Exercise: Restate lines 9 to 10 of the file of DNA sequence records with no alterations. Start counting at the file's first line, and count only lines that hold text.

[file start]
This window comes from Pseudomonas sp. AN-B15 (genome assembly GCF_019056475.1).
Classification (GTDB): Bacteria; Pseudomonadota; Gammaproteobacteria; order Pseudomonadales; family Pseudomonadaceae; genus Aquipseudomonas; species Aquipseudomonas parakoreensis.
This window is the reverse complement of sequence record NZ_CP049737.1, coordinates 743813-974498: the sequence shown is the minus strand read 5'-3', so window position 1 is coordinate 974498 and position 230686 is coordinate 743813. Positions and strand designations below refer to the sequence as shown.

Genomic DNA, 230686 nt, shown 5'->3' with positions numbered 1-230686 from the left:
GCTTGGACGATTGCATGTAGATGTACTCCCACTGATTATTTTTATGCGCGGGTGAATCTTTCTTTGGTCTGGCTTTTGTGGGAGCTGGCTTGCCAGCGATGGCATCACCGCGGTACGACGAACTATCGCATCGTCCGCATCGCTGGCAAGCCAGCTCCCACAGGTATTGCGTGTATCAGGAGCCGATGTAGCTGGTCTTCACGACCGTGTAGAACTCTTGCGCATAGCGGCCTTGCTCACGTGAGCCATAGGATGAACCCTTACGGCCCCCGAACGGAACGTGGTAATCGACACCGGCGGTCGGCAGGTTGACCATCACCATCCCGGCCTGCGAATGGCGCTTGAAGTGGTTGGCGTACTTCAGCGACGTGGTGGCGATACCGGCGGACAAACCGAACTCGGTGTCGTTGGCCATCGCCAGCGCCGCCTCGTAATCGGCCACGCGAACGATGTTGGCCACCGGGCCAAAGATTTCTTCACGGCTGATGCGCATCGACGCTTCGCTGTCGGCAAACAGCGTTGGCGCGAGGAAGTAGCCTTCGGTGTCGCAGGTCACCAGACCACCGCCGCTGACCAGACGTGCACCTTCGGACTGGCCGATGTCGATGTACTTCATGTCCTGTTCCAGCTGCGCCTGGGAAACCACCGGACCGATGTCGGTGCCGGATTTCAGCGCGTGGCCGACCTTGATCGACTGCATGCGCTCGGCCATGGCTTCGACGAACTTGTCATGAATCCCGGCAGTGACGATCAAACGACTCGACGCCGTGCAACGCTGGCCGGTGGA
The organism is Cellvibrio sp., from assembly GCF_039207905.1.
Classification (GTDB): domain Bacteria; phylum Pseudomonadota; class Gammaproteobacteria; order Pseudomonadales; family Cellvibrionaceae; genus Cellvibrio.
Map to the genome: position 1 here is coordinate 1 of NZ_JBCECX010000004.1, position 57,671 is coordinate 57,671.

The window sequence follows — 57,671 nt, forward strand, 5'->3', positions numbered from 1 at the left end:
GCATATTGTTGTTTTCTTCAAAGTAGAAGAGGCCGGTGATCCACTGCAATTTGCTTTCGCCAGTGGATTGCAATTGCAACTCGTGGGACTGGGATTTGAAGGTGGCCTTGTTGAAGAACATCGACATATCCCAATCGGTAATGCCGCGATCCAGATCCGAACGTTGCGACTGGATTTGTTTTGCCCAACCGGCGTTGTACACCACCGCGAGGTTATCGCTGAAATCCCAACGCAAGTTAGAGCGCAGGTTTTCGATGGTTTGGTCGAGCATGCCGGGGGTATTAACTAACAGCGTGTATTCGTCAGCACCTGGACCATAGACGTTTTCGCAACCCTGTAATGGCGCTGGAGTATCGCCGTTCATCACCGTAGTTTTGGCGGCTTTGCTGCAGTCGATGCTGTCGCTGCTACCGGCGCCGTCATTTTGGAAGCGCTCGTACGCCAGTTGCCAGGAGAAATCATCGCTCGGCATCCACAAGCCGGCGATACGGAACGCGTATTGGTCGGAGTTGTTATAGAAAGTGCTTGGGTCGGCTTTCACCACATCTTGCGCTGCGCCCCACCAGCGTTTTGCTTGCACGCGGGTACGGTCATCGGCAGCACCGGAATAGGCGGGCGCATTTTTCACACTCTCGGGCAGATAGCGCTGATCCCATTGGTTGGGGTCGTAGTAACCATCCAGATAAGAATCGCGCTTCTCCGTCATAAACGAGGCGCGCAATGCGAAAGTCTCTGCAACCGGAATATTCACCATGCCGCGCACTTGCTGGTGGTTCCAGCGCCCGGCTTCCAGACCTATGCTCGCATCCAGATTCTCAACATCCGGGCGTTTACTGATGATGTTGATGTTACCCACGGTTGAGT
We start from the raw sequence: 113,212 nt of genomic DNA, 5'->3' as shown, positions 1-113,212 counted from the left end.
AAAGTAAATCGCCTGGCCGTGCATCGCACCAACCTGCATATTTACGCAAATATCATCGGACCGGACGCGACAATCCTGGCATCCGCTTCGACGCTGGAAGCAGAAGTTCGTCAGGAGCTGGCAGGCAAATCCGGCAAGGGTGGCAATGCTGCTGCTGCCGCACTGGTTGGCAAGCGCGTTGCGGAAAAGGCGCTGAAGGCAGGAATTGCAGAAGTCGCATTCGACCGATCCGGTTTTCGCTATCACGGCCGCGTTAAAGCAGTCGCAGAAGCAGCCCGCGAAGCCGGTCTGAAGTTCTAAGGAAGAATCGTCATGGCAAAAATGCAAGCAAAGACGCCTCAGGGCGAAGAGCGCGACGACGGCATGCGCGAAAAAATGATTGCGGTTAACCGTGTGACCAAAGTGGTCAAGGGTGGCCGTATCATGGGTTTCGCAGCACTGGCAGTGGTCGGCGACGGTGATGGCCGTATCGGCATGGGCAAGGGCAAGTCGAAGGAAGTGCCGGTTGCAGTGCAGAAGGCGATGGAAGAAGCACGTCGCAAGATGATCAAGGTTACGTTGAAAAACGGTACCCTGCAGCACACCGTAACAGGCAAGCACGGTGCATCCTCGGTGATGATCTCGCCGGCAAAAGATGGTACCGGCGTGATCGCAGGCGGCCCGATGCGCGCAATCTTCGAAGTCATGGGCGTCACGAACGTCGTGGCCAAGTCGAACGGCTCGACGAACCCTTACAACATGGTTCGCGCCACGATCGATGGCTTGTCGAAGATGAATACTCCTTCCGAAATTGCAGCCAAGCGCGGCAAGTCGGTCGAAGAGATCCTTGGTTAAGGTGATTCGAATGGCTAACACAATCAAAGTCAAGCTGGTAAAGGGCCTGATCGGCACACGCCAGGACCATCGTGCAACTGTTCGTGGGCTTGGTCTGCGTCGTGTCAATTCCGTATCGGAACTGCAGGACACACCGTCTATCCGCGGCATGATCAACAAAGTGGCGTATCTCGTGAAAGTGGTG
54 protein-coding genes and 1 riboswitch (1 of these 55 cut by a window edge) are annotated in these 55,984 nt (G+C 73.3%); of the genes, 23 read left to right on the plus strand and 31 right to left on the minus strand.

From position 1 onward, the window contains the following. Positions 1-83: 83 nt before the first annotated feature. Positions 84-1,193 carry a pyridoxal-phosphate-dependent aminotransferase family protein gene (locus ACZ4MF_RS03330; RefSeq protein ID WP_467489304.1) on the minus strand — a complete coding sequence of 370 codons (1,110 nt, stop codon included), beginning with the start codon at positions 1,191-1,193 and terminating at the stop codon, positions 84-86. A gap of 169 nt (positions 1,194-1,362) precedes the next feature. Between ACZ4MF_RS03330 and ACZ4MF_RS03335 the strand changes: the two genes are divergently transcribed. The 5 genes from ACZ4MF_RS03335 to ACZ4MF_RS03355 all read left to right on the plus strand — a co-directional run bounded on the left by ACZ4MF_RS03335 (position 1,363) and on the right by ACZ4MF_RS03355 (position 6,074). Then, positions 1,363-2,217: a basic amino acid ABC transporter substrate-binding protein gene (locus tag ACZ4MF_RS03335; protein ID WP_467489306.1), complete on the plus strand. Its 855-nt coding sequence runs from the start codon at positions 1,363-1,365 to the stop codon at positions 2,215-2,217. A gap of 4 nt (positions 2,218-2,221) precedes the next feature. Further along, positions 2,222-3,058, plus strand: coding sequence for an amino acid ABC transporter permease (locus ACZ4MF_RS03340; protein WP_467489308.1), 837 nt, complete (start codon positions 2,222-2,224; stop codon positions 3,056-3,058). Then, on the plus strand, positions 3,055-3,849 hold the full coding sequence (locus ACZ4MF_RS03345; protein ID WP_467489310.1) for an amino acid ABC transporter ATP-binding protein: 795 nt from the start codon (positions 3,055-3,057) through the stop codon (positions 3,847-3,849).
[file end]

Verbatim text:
The window sequence follows — 57,671 nt, forward strand, 5'->3', positions numbered from 1 at the left end:
GCATATTGTTGTTTTCTTCAAAGTAGAAGAGGCCGGTGATCCACTGCAATTTGCTTTCGCCAGTGGATTGCAATTGCAACTCGTGGGACTGGGATTTGAAGGTGGCCTTGTTGAAGAACATCGACATATCCCAATCGGTAATGCCGCGATCCAGATCCGAACGTTGCGACTGGATTTGTTTTGCCCAACCGGCGTTGTACACCACCGCGAGGTTATCGCTGAAATCCCAACGCAAGTTAGAGCGCAGGTTTTCGATGGTTTGGTCGAGCATGCCGGGGGTATTAACTAACAGCGTGTATTCGTCAGCACCTGGACCATAGACGTTTTCGCAACCCTGTAATGGCGCTGGAGTATCGCCGTTCATCACCGTAGTTTTGGCGGCTTTGCTGCAGTCGATGCTGTCGCTGCTACCGGCGCCGTCATTTTGGAAGCGCTCGTACGCCAGTTGCCAGGAGAAATCATCGCTCGGCATCCACAAGCCGGCGATACGGAACGCGTATTGGTCGGAGTTGTTATAGAAAGTGCTTGGGTCGGCTTTCACCACATCTTGCGCTGCGCCCCACCAGCGTTTTGCTTGCACGCGGGTACGGTCATCGGCAGCACCGGAATAGGCGGGCGCATTTTTCACACTCTCGGGCAGATAGCGCTGATCCCATTGGTTGGGGTCGTAGTAACCATCCAGATAAGAATCGCGCTTCTCCGTCATAAACGAGGCGCGCAATGCGAAAGTCTCTGCAACCGGAATATTCACCATGCCGCGCACTTGCTGGTGGTTCCAGCGCCCGGCTTCCAGACCTATGCTCGCATCCAGATTCTCAACATCCGGGCGTTTACTGATGATGTTGATGTTACCCACGGTTGAGT